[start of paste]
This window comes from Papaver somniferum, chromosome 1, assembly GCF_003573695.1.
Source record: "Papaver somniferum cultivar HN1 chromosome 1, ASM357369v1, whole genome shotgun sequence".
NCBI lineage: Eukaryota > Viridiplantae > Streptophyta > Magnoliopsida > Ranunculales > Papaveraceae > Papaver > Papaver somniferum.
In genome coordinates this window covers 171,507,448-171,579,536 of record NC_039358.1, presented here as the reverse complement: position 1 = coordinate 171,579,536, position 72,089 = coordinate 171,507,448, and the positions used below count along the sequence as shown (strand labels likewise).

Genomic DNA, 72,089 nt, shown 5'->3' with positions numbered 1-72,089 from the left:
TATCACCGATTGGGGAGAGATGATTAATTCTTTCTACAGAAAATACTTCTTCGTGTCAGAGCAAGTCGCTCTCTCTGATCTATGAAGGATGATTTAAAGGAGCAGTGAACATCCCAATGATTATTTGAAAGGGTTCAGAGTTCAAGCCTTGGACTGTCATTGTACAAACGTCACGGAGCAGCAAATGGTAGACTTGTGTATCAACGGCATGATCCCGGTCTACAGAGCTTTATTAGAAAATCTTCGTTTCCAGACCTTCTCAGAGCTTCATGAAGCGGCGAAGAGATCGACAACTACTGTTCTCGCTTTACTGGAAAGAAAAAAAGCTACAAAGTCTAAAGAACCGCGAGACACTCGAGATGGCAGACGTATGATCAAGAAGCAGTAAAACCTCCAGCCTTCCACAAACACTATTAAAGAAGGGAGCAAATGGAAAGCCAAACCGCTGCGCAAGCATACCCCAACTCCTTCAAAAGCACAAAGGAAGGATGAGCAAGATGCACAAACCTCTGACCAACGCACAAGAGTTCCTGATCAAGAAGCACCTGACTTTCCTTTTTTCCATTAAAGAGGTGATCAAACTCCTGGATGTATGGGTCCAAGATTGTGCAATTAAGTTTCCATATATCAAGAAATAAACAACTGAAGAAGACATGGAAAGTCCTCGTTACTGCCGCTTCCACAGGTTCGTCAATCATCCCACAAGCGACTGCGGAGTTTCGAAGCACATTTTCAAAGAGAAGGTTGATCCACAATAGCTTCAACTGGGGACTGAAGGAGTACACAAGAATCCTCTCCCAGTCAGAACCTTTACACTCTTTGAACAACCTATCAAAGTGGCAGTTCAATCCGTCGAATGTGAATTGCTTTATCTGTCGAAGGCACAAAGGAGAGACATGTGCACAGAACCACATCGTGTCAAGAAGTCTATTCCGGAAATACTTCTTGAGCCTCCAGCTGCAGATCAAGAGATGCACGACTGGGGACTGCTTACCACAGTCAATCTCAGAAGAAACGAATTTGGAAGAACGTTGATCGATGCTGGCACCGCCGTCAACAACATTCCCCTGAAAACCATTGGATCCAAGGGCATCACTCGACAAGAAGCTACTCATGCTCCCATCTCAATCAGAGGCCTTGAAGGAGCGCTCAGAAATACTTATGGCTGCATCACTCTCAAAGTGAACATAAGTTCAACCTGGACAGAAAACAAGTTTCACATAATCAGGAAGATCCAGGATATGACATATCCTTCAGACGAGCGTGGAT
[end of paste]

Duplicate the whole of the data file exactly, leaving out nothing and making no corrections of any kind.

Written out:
This window comes from Papaver somniferum, chromosome 1, assembly GCF_003573695.1.
Source record: "Papaver somniferum cultivar HN1 chromosome 1, ASM357369v1, whole genome shotgun sequence".
NCBI lineage: Eukaryota > Viridiplantae > Streptophyta > Magnoliopsida > Ranunculales > Papaveraceae > Papaver > Papaver somniferum.
In genome coordinates this window covers 171,507,448-171,579,536 of record NC_039358.1, presented here as the reverse complement: position 1 = coordinate 171,579,536, position 72,089 = coordinate 171,507,448, and the positions used below count along the sequence as shown (strand labels likewise).

Genomic DNA, 72,089 nt, shown 5'->3' with positions numbered 1-72,089 from the left:
TATCACCGATTGGGGAGAGATGATTAATTCTTTCTACAGAAAATACTTCTTCGTGTCAGAGCAAGTCGCTCTCTCTGATCTATGAAGGATGATTTAAAGGAGCAGTGAACATCCCAATGATTATTTGAAAGGGTTCAGAGTTCAAGCCTTGGACTGTCATTGTACAAACGTCACGGAGCAGCAAATGGTAGACTTGTGTATCAACGGCATGATCCCGGTCTACAGAGCTTTATTAGAAAATCTTCGTTTCCAGACCTTCTCAGAGCTTCATGAAGCGGCGAAGAGATCGACAACTACTGTTCTCGCTTTACTGGAAAGAAAAAAAGCTACAAAGTCTAAAGAACCGCGAGACACTCGAGATGGCAGACGTATGATCAAGAAGCAGTAAAACCTCCAGCCTTCCACAAACACTATTAAAGAAGGGAGCAAATGGAAAGCCAAACCGCTGCGCAAGCATACCCCAACTCCTTCAAAAGCACAAAGGAAGGATGAGCAAGATGCACAAACCTCTGACCAACGCACAAGAGTTCCTGATCAAGAAGCACCTGACTTTCCTTTTTTCCATTAAAGAGGTGATCAAACTCCTGGATGTATGGGTCCAAGATTGTGCAATTAAGTTTCCATATATCAAGAAATAAACAACTGAAGAAGACATGGAAAGTCCTCGTTACTGCCGCTTCCACAGGTTCGTCAATCATCCCACAAGCGACTGCGGAGTTTCGAAGCACATTTTCAAAGAGAAGGTTGATCCACAATAGCTTCAACTGGGGACTGAAGGAGTACACAAGAATCCTCTCCCAGTCAGAACCTTTACACTCTTTGAACAACCTATCAAAGTGGCAGTTCAATCCGTCGAATGTGAATTGCTTTATCTGTCGAAGGCACAAAGGAGAGACATGTGCACAGAACCACATCGTGTCAAGAAGTCTATTCCGGAAATACTTCTTGAGCCTCCAGCTGCAGATCAAGAGATGCACGACTGGGGACTGCTTACCACAGTCAATCTCAGAAGAAACGAATTTGGAAGAACGTTGATCGATGCTGGCACCGCCGTCAACAACATTCCCCTGAAAACCATTGGATCCAAGGGCATCACTCGACAAGAAGCTACTCATGCTCCCATCTCAATCAGAGGCCTTGAAGGAGCGCTCAGAAATACTTATGGCTGCATCACTCTCAAAGTGAACATAAGTTCAACCTGGACAGAAAACAAGTTTCACATAATCAGGAAGATCCAGGATATGACATATCCTTCAGACGAGCGTGGAT